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Here’s something you don’t see every day. A fish that typically lives so deep in the ocean that scientists know relatively little about it washed up on a beach—still alive. The fish was a longnose lancetfish, which are known to inhabit depths of up to 6,000 feet below the surface. Davey’s Locker Sportfishing & Whale Watching, based out of Newport Beach, California, recorded the rare encounter and posted it on their Facebook page. The video shows the strange-looking fish flopping around on the sand and opening and closing its distinctive, toothy mouth. The company says that the fish was discovered on Laguna Beach on Monday, November 15.

“[It’s a] creature from the twilight zone!” writes Davey’s Locker in the video description, referring to the cold, dark depths that the fish typically inhabits. “With gaping fanged jaws, enormous eyes, a sailfin, and a long, slithery body, lancetfish look like they swam right out of prehistoric times. Though the fish itself is not rare, since Longnose lancetfish inhabit all of the planet’s oceans, it is extremely rare to see one of these fish alive along a beach in southern California.”

Lancetfish can reach lengths of over seven feet long, according to the NOAA. They are commonly caught as bycatch by longline commercial fishermen. Lancetfish occupy a wide variety of depts ranging from 330 feet and deeper. Longnose lancetfish are sometimes called “cannibal fish,” because they’re often found with lancetfish flesh in their stomachs. Lancetfish are otherwise known to be relatively unselective predators, making a meal out of whatever they cross paths with.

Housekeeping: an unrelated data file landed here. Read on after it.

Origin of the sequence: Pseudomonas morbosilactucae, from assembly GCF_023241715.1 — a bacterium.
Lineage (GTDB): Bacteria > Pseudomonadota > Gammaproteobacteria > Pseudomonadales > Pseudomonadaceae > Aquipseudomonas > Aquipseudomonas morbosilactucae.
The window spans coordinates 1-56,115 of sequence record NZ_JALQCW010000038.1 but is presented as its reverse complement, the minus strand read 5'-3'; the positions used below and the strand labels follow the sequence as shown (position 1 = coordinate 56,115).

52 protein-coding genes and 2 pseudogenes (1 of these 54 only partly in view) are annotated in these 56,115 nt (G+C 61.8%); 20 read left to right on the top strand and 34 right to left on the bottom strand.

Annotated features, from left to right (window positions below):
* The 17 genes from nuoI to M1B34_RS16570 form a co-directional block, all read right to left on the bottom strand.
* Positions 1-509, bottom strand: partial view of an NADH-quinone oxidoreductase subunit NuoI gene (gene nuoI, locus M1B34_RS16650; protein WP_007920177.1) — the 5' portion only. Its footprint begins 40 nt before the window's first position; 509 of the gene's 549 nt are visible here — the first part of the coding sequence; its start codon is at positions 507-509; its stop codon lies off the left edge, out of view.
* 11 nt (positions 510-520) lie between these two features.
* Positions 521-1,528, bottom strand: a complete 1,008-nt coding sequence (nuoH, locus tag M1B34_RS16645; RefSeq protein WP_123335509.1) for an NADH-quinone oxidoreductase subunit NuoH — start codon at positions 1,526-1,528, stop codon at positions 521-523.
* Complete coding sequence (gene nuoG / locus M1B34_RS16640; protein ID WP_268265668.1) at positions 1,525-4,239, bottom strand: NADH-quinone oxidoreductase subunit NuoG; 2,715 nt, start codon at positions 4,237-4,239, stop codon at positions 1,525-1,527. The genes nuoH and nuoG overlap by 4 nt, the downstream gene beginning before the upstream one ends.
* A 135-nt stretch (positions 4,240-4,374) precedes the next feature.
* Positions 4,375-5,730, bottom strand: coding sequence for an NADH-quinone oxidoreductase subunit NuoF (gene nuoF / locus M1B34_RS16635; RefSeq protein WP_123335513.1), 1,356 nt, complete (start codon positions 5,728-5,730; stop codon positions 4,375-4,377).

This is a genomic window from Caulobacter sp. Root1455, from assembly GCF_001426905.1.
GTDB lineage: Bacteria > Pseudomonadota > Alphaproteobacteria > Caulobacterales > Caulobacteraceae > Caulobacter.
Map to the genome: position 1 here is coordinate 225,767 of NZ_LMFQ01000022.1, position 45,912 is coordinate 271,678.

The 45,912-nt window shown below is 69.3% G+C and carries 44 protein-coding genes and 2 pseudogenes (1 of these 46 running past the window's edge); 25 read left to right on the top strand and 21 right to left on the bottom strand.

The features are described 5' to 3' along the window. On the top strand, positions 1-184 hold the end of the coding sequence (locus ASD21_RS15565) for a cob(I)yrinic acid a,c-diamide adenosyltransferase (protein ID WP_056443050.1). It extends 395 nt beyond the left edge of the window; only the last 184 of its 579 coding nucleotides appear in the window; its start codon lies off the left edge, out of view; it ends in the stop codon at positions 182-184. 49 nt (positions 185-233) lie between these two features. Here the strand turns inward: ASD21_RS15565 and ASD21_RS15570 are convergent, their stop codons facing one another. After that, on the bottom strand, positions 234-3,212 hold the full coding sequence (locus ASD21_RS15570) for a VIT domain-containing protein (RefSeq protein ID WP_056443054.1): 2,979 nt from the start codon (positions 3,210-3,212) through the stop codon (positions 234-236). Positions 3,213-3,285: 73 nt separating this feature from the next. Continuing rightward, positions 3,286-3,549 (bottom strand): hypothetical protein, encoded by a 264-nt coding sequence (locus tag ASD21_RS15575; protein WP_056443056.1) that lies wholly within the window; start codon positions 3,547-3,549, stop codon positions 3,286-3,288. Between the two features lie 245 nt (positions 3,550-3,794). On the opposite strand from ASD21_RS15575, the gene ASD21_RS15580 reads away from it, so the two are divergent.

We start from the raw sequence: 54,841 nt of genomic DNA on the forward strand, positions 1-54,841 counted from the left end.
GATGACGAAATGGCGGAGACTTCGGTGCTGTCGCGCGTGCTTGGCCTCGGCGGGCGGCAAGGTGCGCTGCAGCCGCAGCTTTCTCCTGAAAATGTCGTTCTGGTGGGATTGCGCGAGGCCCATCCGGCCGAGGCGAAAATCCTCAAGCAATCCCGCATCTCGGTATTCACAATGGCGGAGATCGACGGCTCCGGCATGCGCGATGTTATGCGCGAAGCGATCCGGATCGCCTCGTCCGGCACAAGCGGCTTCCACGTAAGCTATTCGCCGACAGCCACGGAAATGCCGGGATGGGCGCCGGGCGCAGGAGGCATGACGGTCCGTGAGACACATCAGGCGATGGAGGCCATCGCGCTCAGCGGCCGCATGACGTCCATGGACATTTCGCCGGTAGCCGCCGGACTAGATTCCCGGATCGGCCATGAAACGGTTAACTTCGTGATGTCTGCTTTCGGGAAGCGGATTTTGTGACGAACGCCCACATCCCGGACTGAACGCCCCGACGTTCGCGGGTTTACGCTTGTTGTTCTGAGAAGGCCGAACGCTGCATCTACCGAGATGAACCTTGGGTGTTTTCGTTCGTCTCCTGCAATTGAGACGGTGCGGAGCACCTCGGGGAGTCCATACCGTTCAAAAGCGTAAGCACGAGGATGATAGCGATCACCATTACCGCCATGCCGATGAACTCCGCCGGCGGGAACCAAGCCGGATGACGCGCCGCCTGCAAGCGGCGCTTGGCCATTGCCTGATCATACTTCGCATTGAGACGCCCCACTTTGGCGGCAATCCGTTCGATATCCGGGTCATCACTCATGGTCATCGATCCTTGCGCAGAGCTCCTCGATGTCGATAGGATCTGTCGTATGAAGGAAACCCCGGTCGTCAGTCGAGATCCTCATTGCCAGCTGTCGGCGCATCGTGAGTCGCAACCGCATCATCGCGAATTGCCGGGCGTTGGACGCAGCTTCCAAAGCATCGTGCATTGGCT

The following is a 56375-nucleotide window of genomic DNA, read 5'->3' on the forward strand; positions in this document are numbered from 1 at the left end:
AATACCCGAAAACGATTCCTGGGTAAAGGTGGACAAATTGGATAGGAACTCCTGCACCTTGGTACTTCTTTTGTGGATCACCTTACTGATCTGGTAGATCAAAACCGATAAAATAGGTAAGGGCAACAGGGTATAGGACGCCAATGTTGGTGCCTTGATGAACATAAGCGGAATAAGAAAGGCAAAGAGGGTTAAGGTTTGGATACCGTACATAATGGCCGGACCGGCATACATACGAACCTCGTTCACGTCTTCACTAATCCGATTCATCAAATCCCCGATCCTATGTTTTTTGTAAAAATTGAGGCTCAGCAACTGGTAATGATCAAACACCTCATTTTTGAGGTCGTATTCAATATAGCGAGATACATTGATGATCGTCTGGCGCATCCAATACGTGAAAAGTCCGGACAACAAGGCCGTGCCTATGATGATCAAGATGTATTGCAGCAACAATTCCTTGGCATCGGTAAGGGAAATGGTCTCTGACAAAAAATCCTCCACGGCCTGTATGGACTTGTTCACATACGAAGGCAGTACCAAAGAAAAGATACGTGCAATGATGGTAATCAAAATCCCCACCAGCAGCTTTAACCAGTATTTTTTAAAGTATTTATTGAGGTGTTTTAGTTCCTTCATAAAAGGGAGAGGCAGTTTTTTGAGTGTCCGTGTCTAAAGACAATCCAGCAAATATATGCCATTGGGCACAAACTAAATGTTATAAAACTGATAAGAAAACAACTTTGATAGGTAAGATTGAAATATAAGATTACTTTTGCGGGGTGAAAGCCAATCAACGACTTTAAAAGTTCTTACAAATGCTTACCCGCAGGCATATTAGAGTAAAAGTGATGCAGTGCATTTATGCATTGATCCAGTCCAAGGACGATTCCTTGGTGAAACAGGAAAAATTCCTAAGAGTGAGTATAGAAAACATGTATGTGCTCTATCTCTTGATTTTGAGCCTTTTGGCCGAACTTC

“Many descriptions of new species of fish, squids, and octopus have been based on specimens collected from lancetfish stomachs, since the food within their stomachs is often found in a nearly pristine state, barely digested,” explains Davey’s Locker. “Scientists with NOAA Fisheries Pacific Islands speculate that lancetfish may eat as much as they can whenever they find food, then digest it later when they need it. Their stomachs provide a window into the rarely studied twilight zone in the ocean, where these fish mainly hunt.”

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The charter boat company adds that it’s not known why a typically deep-sea dwelling fish was found on a SoCal beach, though they speculate that it might have some relation to a mysterious “sonic boom” that residents observed that morning. After the video was recorded, the fish was pulled into the ocean and according to the Facebook post, “swam away, seemingly unharmed.”

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